Managing stress in small to medium-sized businesses

Sue
Smith, director of stress and absence management consultancy at SMS
Partnership, provides practical tips on how to keep stress out of the workplace

Workplace
stress is necessary to motivate staff and maximise productivity, irrespective
of company size or business focus. However, if it is not effectively managed,
too much stress can impact negatively upon employees and compromise
productivity.

Avoidance
of health problems arising from workplace stress begins at the pre-employment
stage. A company recruitment policy should include:

Stringent
selection criteria to ensure the person employed is physically and emotionally
able to undertake the role required of them

A
current and accurate job description; and

The
chosen applicant should have relevant experience, or the potential for
training, to undertake the tasks involved.

Adequate
induction to the company is equally essential. This fundamental level of
control by the employer will automatically moderate the applicant’s risk of a
stress-related illness.

The
mechanics of workplace stress are multi-faceted, but they are not a mystery.
Four main factors should be considered:


The work environment – encompasses everything from welfare facilities,
machinery and equipment, to noise, dust and general housekeeping


Organisational culture – includes management styles, work relationships and
communication


Contractual issues – associated with employee terms and conditions


Job design – the actual work done, including volume, demands, conflicting
orders and an awareness of what is required of each employee.

Employers
have a statutory duty to comply with the Management of Health & Safety at
Work Regulations 1999, and assess an employee’s work, as well as the workplace.
This includes the psychological hazards.

An
employee’s perception of work-related stress will be their reality, and should
not be ignored.  A risk assessment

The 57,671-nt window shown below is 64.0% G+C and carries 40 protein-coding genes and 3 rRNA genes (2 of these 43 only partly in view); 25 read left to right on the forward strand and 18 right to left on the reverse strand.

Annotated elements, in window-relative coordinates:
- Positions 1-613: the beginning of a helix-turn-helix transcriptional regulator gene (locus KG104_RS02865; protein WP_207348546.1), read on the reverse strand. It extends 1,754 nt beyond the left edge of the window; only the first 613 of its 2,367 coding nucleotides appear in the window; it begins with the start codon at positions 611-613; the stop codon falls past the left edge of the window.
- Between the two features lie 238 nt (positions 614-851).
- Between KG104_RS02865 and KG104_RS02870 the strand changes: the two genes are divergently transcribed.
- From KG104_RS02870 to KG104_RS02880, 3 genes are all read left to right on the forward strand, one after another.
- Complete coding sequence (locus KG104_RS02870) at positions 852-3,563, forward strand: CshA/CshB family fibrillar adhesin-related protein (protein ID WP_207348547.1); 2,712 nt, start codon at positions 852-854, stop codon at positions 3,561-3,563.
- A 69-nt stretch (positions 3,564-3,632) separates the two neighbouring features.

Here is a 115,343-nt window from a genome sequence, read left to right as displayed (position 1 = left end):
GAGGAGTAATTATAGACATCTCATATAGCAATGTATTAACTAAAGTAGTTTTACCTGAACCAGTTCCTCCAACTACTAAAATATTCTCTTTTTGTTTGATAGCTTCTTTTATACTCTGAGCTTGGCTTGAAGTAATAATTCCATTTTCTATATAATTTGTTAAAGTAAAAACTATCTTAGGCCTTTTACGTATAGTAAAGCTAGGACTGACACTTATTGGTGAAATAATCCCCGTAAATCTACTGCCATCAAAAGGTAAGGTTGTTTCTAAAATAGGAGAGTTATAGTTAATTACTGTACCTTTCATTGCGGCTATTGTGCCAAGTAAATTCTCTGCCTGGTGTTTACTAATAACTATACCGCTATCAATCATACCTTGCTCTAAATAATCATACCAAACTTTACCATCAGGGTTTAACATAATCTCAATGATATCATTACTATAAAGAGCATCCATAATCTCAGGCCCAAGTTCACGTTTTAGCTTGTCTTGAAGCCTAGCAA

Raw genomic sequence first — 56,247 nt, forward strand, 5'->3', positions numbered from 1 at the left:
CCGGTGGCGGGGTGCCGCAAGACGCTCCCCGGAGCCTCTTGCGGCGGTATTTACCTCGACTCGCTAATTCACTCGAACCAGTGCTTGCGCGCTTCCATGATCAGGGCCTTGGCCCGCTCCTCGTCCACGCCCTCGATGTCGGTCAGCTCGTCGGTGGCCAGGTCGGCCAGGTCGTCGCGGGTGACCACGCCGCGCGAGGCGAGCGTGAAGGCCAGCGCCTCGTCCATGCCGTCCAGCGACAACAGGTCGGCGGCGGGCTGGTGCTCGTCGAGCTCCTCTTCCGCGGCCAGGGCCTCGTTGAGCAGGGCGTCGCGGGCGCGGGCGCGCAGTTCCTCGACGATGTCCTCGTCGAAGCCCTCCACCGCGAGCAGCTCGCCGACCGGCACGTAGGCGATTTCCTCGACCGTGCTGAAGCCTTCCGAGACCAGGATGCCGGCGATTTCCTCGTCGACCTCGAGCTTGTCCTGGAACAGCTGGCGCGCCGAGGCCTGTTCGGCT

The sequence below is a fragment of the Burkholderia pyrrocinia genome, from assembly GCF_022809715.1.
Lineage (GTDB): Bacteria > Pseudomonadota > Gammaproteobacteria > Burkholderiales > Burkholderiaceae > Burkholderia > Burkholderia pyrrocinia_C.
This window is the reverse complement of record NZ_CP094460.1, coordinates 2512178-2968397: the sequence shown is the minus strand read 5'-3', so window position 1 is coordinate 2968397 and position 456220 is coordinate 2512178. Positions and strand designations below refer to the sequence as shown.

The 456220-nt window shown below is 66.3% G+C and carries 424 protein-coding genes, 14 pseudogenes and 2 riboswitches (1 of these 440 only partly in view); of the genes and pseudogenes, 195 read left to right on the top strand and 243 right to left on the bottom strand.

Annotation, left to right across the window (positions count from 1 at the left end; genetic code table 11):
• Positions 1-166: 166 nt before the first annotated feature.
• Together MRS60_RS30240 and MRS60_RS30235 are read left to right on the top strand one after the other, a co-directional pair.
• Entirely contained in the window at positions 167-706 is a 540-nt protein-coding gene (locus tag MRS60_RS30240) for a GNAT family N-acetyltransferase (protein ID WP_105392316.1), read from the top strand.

approach will enable employers to determine whether there is a generic or
individual problem. Often, stress impacts upon the workplace, but is not caused
by it, and a robust system of assessment should determine what the real issues
are.

Non-work-related
stress should be dealt with supportively under strong personnel policies.

When
problematic issues are identified, early intervention and appropriate
management procedures are essential. All parties must agree upon a remedial
action plan. The importance of follow up and documentation cannot be emphasised
too strongly for success to be achieved.

Employers
must be confident that they can address problem issues with a structured and
well-documented approach. Training should be directed towards strong
communications, management styles, and employee involvement within the company,
rather than stress awareness.

Good
managers will be ‘stress aware’ and support their staff to optimise their cost
effectiveness within the company.

Managers’
five-point approach to workplace stress


Understand and identify potential workplace stressors


Implement communication strategies and management training


Develop and use a range of robust personnel policies


Manage and support stressed staff sensitively


Undertake a psychological risk assessment at regular intervals

Sue
Smith is director of stress and absence management consultancy, SMS
Partnership. Online guidance for absence and a workplace stress risk assessment
tool are available at www.manageabsence.com

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